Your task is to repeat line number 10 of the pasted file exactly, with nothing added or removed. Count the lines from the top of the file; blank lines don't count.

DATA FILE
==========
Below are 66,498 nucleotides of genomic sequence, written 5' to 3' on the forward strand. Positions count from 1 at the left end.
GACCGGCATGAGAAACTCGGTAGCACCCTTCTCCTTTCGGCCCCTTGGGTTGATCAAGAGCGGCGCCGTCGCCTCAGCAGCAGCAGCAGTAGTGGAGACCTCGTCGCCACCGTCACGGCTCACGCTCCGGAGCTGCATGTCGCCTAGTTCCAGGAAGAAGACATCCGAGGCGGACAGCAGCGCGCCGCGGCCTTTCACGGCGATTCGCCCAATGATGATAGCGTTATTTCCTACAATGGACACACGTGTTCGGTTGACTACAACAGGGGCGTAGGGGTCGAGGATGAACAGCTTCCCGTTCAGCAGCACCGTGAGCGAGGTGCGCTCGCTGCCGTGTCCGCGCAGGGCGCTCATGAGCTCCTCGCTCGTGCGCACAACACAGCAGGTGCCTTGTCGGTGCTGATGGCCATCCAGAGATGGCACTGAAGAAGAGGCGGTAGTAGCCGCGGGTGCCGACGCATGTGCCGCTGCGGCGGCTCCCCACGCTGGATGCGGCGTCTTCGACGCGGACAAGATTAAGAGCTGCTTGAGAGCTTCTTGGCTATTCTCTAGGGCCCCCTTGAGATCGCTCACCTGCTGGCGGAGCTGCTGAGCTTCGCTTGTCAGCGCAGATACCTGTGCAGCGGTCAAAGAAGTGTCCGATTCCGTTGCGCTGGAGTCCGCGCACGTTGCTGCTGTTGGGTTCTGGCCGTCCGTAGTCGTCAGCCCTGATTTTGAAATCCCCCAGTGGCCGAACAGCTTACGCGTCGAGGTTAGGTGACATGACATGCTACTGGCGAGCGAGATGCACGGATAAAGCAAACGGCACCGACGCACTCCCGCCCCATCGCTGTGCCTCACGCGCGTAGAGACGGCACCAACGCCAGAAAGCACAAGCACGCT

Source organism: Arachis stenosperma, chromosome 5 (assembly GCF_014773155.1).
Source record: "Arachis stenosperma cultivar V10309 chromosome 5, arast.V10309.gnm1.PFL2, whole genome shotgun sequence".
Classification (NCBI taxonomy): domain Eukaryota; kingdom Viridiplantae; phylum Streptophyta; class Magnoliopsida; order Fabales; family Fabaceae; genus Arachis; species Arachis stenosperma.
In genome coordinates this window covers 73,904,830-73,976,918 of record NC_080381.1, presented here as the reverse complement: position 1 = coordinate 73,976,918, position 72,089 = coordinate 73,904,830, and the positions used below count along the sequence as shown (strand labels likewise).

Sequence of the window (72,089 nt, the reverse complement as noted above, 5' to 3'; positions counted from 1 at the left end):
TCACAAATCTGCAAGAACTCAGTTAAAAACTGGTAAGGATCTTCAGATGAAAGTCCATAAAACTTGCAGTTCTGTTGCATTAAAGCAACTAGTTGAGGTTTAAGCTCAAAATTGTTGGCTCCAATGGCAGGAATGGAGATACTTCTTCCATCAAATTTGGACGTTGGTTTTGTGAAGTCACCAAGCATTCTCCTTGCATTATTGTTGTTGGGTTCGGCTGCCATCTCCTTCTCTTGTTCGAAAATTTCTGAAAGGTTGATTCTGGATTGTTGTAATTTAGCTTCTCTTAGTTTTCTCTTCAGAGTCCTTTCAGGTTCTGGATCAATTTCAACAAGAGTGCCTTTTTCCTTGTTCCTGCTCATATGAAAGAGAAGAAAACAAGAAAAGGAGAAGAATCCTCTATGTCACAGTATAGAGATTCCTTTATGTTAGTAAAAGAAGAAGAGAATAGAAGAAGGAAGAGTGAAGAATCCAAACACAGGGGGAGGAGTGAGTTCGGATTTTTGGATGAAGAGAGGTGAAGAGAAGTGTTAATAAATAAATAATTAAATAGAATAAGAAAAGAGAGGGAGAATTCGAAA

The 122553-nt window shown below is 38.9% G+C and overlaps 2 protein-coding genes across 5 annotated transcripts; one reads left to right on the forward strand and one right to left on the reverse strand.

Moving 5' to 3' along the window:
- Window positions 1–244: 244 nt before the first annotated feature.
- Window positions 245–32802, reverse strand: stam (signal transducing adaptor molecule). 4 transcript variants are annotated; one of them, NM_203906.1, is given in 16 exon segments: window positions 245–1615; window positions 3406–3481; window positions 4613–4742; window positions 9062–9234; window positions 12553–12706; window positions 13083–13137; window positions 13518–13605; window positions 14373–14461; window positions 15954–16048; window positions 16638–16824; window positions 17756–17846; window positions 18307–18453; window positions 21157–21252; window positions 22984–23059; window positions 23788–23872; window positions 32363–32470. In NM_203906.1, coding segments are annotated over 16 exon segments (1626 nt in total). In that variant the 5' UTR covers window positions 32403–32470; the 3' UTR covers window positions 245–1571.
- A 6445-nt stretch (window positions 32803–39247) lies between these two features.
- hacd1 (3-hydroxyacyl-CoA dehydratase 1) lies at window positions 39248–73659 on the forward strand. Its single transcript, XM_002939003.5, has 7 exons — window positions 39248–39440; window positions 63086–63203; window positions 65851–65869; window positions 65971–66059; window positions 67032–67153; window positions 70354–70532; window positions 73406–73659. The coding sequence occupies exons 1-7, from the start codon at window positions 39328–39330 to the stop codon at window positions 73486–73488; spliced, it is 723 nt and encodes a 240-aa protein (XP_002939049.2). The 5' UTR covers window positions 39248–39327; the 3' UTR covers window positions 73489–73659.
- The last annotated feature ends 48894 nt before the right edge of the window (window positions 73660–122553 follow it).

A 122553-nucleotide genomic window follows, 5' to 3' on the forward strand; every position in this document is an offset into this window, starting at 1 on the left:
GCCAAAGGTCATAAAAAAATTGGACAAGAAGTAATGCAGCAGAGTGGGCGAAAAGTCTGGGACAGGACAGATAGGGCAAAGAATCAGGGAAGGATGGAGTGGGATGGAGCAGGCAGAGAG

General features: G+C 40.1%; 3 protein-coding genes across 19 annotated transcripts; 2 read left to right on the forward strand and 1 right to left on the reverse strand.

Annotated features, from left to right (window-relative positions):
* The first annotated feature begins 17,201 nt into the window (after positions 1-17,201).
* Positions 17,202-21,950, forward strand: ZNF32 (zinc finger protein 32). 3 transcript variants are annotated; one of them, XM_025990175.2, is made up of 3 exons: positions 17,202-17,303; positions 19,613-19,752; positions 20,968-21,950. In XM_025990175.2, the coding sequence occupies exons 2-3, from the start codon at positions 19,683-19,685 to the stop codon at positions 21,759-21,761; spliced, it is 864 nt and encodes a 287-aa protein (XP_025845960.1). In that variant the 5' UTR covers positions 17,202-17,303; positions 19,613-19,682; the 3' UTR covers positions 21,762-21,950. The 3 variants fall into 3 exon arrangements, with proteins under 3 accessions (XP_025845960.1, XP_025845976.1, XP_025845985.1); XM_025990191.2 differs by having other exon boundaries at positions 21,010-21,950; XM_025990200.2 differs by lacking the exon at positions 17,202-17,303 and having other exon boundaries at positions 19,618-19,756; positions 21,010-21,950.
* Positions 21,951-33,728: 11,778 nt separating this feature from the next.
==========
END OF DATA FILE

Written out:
Moving 5' to 3' along the window: